Wednesday, December 27, 2006

Why does that Ball Drop Anyway?

So true, so true - after a hundred years, the ball dropping in Times Square is still one of the coolest traditions around. It is useless to resist - you will watch it, you will smile and you WILL have hope for humanity. I don't care how many times KISS reunites for that god-awful New Years reunion concert, grudgingly putting on the makeup and rehashing their greatest hits like jaded telemarketers...the site of the giant glowing crystal cuts through the commercialism like a senile driver, leaving you flush and happy, your cheeks glowing with the spirit of New Years (or "spirits", to be more accurate). It is also the only time expensive crystal can fall to the ground and people actually cheer it on. At any rate, here's WHY this happens:

- 1904 - The owner of the New York Times, Alfred Ochs, throws a huge party in the recently renamed Times Square to celebrate the headquarters opening. Overnight, Times Square becomes New York's New Years Destination. It's the Bee's Knees, Sugar-Daddy!

- 1907 - The party-animals at city hall ban the fireworks display, so Alfred decides to lower a 700-pound illuminated ball from his building's flagpole instead. Viola! The tradition begins! This was actually a derision of an early practice of lowering time balls for visual synchronization of navigation chronometers, but tell that to a drunken flapper and you are sure to lose the next dance.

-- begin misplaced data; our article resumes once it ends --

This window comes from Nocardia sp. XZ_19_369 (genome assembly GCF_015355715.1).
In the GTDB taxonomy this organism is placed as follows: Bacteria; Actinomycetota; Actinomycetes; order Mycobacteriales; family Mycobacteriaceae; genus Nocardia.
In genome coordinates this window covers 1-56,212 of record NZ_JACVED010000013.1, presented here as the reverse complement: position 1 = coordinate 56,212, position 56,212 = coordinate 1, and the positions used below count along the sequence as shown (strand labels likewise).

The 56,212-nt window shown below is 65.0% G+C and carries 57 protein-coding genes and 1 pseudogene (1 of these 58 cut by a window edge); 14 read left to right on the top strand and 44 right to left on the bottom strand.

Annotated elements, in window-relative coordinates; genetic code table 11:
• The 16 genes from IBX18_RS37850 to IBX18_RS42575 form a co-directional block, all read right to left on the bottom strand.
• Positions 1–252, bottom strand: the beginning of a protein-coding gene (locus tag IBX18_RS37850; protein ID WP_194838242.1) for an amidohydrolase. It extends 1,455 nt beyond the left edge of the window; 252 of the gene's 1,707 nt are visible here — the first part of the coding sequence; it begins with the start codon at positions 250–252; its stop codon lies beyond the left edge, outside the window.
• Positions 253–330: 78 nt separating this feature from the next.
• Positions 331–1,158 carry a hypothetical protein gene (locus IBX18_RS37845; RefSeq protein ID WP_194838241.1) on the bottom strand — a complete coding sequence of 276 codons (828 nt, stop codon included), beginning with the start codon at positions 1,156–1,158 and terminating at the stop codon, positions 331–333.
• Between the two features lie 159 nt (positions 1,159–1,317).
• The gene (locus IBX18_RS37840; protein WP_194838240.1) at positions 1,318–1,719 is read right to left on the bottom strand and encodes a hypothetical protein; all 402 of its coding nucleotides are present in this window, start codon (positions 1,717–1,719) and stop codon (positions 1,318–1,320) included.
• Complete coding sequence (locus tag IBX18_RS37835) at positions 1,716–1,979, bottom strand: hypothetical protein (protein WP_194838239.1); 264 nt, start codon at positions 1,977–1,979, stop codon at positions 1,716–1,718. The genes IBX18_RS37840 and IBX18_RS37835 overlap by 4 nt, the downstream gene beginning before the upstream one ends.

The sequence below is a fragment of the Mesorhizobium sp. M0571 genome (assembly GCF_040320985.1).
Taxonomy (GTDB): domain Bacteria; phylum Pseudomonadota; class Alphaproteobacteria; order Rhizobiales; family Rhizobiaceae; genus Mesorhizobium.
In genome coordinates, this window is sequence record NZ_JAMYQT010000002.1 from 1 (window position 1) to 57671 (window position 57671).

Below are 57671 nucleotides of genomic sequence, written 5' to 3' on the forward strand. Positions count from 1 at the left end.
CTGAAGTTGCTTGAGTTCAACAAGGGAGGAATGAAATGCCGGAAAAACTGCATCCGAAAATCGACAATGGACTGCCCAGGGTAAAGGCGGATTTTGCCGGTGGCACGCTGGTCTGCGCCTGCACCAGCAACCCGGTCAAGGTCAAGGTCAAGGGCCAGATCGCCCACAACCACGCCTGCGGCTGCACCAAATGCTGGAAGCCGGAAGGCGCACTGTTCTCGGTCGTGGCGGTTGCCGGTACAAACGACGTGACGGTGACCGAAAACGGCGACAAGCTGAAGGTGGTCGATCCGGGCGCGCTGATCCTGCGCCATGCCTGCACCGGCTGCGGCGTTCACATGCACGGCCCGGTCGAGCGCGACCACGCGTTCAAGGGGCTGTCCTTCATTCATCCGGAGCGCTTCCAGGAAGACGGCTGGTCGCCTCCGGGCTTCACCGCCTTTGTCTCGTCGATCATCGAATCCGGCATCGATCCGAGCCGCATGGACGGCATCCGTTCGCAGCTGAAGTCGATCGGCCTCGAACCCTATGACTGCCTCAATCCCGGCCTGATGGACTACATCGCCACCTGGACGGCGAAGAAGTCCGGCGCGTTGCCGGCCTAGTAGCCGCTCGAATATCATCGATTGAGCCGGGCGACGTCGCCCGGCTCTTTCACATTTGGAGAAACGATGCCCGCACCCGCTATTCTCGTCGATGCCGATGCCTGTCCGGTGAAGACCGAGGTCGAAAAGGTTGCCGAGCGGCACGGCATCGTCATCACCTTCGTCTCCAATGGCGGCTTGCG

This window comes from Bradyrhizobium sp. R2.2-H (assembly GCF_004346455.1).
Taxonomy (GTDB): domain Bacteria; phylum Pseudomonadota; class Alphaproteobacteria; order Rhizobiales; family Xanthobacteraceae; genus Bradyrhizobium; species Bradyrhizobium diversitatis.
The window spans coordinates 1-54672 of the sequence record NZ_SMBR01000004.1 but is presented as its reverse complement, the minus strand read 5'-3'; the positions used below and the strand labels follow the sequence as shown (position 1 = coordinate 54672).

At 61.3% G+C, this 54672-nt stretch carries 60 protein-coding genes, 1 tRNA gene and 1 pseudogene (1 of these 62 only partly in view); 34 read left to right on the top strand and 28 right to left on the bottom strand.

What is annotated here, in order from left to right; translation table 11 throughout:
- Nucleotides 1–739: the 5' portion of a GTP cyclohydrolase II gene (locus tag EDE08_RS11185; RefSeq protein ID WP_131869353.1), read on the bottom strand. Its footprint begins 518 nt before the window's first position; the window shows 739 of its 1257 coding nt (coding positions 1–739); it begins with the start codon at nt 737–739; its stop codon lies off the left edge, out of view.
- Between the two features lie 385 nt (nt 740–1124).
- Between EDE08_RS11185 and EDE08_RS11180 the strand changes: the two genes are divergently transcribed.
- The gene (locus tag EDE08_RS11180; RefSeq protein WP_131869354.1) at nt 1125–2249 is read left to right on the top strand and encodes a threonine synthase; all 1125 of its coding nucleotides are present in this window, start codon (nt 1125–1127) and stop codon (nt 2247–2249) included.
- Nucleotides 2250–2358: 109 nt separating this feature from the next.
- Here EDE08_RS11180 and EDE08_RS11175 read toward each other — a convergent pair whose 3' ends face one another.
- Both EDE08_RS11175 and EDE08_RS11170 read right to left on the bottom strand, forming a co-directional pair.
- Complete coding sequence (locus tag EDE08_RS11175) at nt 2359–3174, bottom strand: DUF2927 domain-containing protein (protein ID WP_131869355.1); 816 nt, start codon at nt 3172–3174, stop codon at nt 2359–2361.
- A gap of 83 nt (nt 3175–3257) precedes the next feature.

1942-43 - Ball is not dropped due to war-time "dimout".

1972 - Dick Clark starts his "New Years Rockin' Eve" to the delight of Millions. To the confusion of millions, Dick Clark refuses to age.

2006 - Billions world wide watch the ball drop thanks to Satellite communication. Father Time uses cellphone to announce Baby New Year

So there you have it. Have fun on New Years, bang pots, be safe and blow Alfred Ochs a big ol'
kiss!

5 comments:

Mike said...

A splendid recount of this tradition.

You and I have been there, and I willingly admit that my only memory of it was the celebratory roar of the crowd when the ball reached the bottom. It's something you have to witness firsthand to fully comprehend. The overwhelming positivity in the air is electric; and crowd's hope for good things in the new year is a palpable force. Every year it makes me momentarily forget our blundering progress here and abroad.

There's nothing quite like it.

Amy Barta said...

Just listening to some Guru Kola and wondered what on earth you were doing :) How bout an email and a get together with me and Jared????

TBene said...

I'm spending New Year's Eve at St. George Island at a rented house full of friends. Our ball dropping will be the moon over the ocean... a whole different kind of peace in the world. :)
Your comment on Dick Clark REALLY made me laugh.

Anonymous said...

Viola? Isn't that a musical instrument of some sort? And NOT to be confused with "Voila!"

Jarod said...

True about Viola, but I'm speaking, of course, in the ancient tradition of the Googamokabacka tribe, who always interchanged expressions of discovery with musical intruments. For example, "Timpani" means "Hey, there's a meteor heading right towards us"